15 August 2015
Diplomatic engagements between North Korea and Russia have raised the prospect that denuclearisation talks between the Pyongyang regime and the international community will resume. Russian envoy Grigory Logvinov pronounced in June 2015 that Moscow would not support any ‘behind the back’ agreement regarding North Korea’s nuclear program, but it could still play a significant role in getting Pyongyang to address the issue on a bilateral basis.
Two developments encourage this prospect. First, North Korea’s economic ties with Russia have witnessed significant growth. Both countries declared 2015 as the ‘Year of Friendship’. In April 2015 they organised a meeting of the Intergovernmental Commission for Trade, Economic, Scientific and Technological Cooperation. Proposals are underway for cooperation in a variety of areas such as agriculture, energy, infrastructure and tourism.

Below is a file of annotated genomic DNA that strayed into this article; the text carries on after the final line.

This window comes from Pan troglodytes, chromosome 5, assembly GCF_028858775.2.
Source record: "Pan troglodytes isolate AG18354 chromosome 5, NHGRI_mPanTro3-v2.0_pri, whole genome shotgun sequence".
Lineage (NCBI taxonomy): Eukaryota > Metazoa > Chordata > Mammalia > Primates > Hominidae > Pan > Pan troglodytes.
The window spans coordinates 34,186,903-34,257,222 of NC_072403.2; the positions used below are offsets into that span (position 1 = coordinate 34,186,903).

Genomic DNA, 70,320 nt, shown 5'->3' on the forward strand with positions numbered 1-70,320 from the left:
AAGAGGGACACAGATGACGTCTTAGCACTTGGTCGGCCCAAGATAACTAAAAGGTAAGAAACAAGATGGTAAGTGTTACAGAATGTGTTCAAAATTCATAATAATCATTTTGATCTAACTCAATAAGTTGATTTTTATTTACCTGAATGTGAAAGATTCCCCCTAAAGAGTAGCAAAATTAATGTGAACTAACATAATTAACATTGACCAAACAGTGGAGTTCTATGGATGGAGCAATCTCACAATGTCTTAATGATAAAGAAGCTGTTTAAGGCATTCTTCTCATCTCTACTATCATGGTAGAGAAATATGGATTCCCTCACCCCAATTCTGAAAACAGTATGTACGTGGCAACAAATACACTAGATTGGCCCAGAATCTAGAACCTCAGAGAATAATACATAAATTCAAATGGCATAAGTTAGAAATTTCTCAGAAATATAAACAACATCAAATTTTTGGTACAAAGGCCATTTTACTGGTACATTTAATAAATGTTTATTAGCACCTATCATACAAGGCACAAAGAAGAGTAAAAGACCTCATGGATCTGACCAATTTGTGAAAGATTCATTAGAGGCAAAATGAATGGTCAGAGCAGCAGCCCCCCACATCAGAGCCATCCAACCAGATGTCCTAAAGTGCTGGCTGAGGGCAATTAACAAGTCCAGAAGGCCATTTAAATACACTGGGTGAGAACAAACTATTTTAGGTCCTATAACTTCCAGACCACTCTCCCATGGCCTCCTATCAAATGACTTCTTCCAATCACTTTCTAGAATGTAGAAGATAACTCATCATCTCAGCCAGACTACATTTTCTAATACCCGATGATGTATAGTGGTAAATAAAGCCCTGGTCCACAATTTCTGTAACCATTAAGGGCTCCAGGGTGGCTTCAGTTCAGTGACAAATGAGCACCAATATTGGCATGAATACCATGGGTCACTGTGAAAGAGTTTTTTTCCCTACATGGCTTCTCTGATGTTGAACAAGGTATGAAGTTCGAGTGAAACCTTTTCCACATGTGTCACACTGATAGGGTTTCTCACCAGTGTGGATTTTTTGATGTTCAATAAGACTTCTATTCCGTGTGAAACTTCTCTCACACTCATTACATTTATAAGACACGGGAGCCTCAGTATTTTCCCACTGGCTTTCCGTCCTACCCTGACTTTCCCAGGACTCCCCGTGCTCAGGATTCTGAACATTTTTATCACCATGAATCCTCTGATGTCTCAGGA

Second, on 21 June, Choe Thae-bok, Speaker of the Supreme People’s Assembly of North Korea, travelled to Moscow, presumably to ask for aid. Recent reports from the (North) Korean Central News Agency, substantiated by South Korean scientists, suggest that North Korea is gripped by a severe drought — a development that is bound to have a major impact on the state’s political economy.
… Akanksha Sharma is a research analyst at the Centre for Non-Traditional Security (NTS) Studies, S. Rajaratnam School of International Studies (RSIS), Nanyang Technological University, Singapore.
NTS Centre / Online
Last updated on 16/11/2015